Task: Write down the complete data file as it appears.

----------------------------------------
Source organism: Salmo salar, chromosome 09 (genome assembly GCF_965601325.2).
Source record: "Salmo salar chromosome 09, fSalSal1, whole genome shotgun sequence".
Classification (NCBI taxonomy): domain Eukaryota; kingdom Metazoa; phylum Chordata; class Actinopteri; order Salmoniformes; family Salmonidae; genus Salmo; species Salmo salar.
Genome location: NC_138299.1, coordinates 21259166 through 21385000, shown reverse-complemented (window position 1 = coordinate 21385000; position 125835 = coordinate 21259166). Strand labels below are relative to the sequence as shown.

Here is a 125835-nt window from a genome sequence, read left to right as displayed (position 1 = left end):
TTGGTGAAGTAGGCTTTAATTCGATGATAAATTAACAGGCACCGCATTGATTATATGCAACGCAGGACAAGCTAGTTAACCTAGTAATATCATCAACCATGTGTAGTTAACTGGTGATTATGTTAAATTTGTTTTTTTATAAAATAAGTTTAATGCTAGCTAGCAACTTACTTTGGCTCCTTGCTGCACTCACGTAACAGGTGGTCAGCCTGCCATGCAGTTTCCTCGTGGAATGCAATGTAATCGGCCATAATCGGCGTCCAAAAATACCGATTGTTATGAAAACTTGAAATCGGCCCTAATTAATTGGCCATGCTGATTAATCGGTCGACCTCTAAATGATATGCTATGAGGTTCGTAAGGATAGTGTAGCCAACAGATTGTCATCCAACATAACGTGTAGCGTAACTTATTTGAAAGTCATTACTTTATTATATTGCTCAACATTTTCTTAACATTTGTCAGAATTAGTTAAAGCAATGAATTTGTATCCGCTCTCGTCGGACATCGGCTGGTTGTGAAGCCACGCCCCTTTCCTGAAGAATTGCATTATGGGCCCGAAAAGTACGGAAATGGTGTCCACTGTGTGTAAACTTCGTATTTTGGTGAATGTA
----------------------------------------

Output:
Source organism: Salmo salar, chromosome 09 (genome assembly GCF_965601325.2).
Source record: "Salmo salar chromosome 09, fSalSal1, whole genome shotgun sequence".
Classification (NCBI taxonomy): domain Eukaryota; kingdom Metazoa; phylum Chordata; class Actinopteri; order Salmoniformes; family Salmonidae; genus Salmo; species Salmo salar.
Genome location: NC_138299.1, coordinates 21259166 through 21385000, shown reverse-complemented (window position 1 = coordinate 21385000; position 125835 = coordinate 21259166). Strand labels below are relative to the sequence as shown.

Here is a 125835-nt window from a genome sequence, read left to right as displayed (position 1 = left end):
TTGGTGAAGTAGGCTTTAATTCGATGATAAATTAACAGGCACCGCATTGATTATATGCAACGCAGGACAAGCTAGTTAACCTAGTAATATCATCAACCATGTGTAGTTAACTGGTGATTATGTTAAATTTGTTTTTTTATAAAATAAGTTTAATGCTAGCTAGCAACTTACTTTGGCTCCTTGCTGCACTCACGTAACAGGTGGTCAGCCTGCCATGCAGTTTCCTCGTGGAATGCAATGTAATCGGCCATAATCGGCGTCCAAAAATACCGATTGTTATGAAAACTTGAAATCGGCCCTAATTAATTGGCCATGCTGATTAATCGGTCGACCTCTAAATGATATGCTATGAGGTTCGTAAGGATAGTGTAGCCAACAGATTGTCATCCAACATAACGTGTAGCGTAACTTATTTGAAAGTCATTACTTTATTATATTGCTCAACATTTTCTTAACATTTGTCAGAATTAGTTAAAGCAATGAATTTGTATCCGCTCTCGTCGGACATCGGCTGGTTGTGAAGCCACGCCCCTTTCCTGAAGAATTGCATTATGGGCCCGAAAAGTACGGAAATGGTGTCCACTGTGTGTAAACTTCGTATTTTGGTGAATGTA